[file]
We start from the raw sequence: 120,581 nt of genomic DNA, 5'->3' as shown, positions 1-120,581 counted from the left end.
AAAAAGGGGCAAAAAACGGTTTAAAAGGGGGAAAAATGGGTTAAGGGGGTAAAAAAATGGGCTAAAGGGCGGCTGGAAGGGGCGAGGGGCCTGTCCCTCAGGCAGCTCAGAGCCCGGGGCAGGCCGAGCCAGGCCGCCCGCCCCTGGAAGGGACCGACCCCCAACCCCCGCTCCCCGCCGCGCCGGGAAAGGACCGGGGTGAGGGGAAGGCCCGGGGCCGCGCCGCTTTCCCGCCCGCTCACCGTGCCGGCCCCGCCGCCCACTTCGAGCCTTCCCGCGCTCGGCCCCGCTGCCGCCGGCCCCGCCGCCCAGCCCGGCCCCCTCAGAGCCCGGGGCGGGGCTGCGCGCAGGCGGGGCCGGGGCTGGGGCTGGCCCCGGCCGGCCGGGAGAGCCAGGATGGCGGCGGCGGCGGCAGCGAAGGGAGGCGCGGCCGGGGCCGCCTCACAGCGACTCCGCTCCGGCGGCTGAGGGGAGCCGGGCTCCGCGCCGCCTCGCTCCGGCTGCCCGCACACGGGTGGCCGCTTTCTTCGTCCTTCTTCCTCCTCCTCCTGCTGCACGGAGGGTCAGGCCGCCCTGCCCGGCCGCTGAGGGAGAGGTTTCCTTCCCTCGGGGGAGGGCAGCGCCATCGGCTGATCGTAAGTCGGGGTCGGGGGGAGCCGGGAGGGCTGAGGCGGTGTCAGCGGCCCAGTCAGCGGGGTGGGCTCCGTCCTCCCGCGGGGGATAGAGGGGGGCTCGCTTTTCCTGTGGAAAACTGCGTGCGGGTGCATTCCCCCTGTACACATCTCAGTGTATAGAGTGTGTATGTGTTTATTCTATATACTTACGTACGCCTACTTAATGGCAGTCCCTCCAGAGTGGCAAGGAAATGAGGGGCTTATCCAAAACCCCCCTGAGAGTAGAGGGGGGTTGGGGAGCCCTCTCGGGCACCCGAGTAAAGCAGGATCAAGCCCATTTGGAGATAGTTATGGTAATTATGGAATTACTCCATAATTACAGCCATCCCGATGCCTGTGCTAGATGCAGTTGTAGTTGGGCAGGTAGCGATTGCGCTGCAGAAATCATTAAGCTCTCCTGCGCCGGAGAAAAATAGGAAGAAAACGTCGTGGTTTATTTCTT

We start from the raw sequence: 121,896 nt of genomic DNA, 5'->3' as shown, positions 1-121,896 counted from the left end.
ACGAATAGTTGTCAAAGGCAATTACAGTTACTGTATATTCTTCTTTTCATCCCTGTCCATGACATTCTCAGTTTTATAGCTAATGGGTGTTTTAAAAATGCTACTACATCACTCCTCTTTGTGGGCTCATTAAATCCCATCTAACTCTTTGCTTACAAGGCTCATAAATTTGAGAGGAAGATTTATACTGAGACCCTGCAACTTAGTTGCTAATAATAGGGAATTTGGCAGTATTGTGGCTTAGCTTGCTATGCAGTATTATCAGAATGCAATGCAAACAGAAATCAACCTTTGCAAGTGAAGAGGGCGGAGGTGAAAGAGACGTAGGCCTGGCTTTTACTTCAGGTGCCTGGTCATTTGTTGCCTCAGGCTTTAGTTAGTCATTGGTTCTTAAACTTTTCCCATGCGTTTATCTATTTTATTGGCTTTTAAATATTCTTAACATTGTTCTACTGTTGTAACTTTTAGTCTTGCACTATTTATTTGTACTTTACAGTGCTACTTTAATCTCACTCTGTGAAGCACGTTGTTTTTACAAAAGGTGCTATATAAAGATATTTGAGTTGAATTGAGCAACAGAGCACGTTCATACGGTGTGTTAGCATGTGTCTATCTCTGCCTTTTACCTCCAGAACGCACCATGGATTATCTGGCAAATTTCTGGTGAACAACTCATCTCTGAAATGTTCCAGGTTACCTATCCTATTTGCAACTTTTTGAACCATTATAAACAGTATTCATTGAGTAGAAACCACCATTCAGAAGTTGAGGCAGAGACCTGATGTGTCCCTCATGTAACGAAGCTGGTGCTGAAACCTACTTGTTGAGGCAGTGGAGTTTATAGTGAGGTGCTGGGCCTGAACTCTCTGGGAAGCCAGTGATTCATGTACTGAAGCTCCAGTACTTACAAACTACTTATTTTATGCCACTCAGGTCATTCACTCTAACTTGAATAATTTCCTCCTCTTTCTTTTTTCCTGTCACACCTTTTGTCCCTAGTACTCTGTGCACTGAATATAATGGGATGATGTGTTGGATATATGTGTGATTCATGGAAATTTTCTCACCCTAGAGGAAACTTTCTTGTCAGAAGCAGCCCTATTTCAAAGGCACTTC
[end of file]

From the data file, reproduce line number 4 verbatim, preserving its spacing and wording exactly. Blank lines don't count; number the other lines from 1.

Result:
ACGAATAGTTGTCAAAGGCAATTACAGTTACTGTATATTCTTCTTTTCATCCCTGTCCATGACATTCTCAGTTTTATAGCTAATGGGTGTTTTAAAAATGCTACTACATCACTCCTCTTTGTGGGCTCATTAAATCCCATCTAACTCTTTGCTTACAAGGCTCATAAATTTGAGAGGAAGATTTATACTGAGACCCTGCAACTTAGTTGCTAATAATAGGGAATTTGGCAGTATTGTGGCTTAGCTTGCTATGCAGTATTATCAGAATGCAATGCAAACAGAAATCAACCTTTGCAAGTGAAGAGGGCGGAGGTGAAAGAGACGTAGGCCTGGCTTTTACTTCAGGTGCCTGGTCATTTGTTGCCTCAGGCTTTAGTTAGTCATTGGTTCTTAAACTTTTCCCATGCGTTTATCTATTTTATTGGCTTTTAAATATTCTTAACATTGTTCTACTGTTGTAACTTTTAGTCTTGCACTATTTATTTGTACTTTACAGTGCTACTTTAATCTCACTCTGTGAAGCACGTTGTTTTTACAAAAGGTGCTATATAAAGATATTTGAGTTGAATTGAGCAACAGAGCACGTTCATACGGTGTGTTAGCATGTGTCTATCTCTGCCTTTTACCTCCAGAACGCACCATGGATTATCTGGCAAATTTCTGGTGAACAACTCATCTCTGAAATGTTCCAGGTTACCTATCCTATTTGCAACTTTTTGAACCATTATAAACAGTATTCATTGAGTAGAAACCACCATTCAGAAGTTGAGGCAGAGACCTGATGTGTCCCTCATGTAACGAAGCTGGTGCTGAAACCTACTTGTTGAGGCAGTGGAGTTTATAGTGAGGTGCTGGGCCTGAACTCTCTGGGAAGCCAGTGATTCATGTACTGAAGCTCCAGTACTTACAAACTACTTATTTTATGCCACTCAGGTCATTCACTCTAACTTGAATAATTTCCTCCTCTTTCTTTTTTCCTGTCACACCTTTTGTCCCTAGTACTCTGTGCACTGAATATAATGGGATGATGTGTTGGATATATGTGTGATTCATGGAAATTTTCTCACCCTAGAGGAAACTTTCTTGTCAGAAGCAGCCCTATTTCAAAGGCACTTC